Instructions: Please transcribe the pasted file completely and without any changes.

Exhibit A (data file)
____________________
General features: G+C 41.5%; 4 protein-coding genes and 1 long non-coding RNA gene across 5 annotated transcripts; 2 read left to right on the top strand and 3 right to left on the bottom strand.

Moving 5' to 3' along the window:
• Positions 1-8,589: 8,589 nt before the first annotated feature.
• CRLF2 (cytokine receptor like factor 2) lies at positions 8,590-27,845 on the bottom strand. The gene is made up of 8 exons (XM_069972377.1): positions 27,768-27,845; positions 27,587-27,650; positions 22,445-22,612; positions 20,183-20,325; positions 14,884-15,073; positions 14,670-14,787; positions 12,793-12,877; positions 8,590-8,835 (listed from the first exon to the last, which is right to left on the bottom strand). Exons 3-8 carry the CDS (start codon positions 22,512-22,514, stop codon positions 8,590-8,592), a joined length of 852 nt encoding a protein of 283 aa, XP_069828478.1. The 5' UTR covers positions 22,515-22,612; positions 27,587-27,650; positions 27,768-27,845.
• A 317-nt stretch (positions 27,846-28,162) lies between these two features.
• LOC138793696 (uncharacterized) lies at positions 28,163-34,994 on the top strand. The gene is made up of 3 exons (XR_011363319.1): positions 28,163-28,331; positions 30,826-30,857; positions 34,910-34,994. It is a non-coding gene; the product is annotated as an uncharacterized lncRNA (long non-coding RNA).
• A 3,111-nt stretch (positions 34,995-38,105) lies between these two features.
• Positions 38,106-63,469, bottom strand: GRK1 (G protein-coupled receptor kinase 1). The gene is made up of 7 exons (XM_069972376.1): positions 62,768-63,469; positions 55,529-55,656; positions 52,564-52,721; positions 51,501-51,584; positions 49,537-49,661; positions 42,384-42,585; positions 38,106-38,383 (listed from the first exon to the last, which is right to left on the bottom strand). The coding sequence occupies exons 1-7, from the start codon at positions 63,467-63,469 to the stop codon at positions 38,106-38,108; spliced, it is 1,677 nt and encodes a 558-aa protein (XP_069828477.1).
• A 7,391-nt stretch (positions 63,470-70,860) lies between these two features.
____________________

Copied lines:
General features: G+C 41.5%; 4 protein-coding genes and 1 long non-coding RNA gene across 5 annotated transcripts; 2 read left to right on the top strand and 3 right to left on the bottom strand.

Moving 5' to 3' along the window:
• Positions 1-8,589: 8,589 nt before the first annotated feature.
• CRLF2 (cytokine receptor like factor 2) lies at positions 8,590-27,845 on the bottom strand. The gene is made up of 8 exons (XM_069972377.1): positions 27,768-27,845; positions 27,587-27,650; positions 22,445-22,612; positions 20,183-20,325; positions 14,884-15,073; positions 14,670-14,787; positions 12,793-12,877; positions 8,590-8,835 (listed from the first exon to the last, which is right to left on the bottom strand). Exons 3-8 carry the CDS (start codon positions 22,512-22,514, stop codon positions 8,590-8,592), a joined length of 852 nt encoding a protein of 283 aa, XP_069828478.1. The 5' UTR covers positions 22,515-22,612; positions 27,587-27,650; positions 27,768-27,845.
• A 317-nt stretch (positions 27,846-28,162) lies between these two features.
• LOC138793696 (uncharacterized) lies at positions 28,163-34,994 on the top strand. The gene is made up of 3 exons (XR_011363319.1): positions 28,163-28,331; positions 30,826-30,857; positions 34,910-34,994. It is a non-coding gene; the product is annotated as an uncharacterized lncRNA (long non-coding RNA).
• A 3,111-nt stretch (positions 34,995-38,105) lies between these two features.
• Positions 38,106-63,469, bottom strand: GRK1 (G protein-coupled receptor kinase 1). The gene is made up of 7 exons (XM_069972376.1): positions 62,768-63,469; positions 55,529-55,656; positions 52,564-52,721; positions 51,501-51,584; positions 49,537-49,661; positions 42,384-42,585; positions 38,106-38,383 (listed from the first exon to the last, which is right to left on the bottom strand). The coding sequence occupies exons 1-7, from the start codon at positions 63,467-63,469 to the stop codon at positions 38,106-38,108; spliced, it is 1,677 nt and encodes a 558-aa protein (XP_069828477.1).
• A 7,391-nt stretch (positions 63,470-70,860) lies between these two features.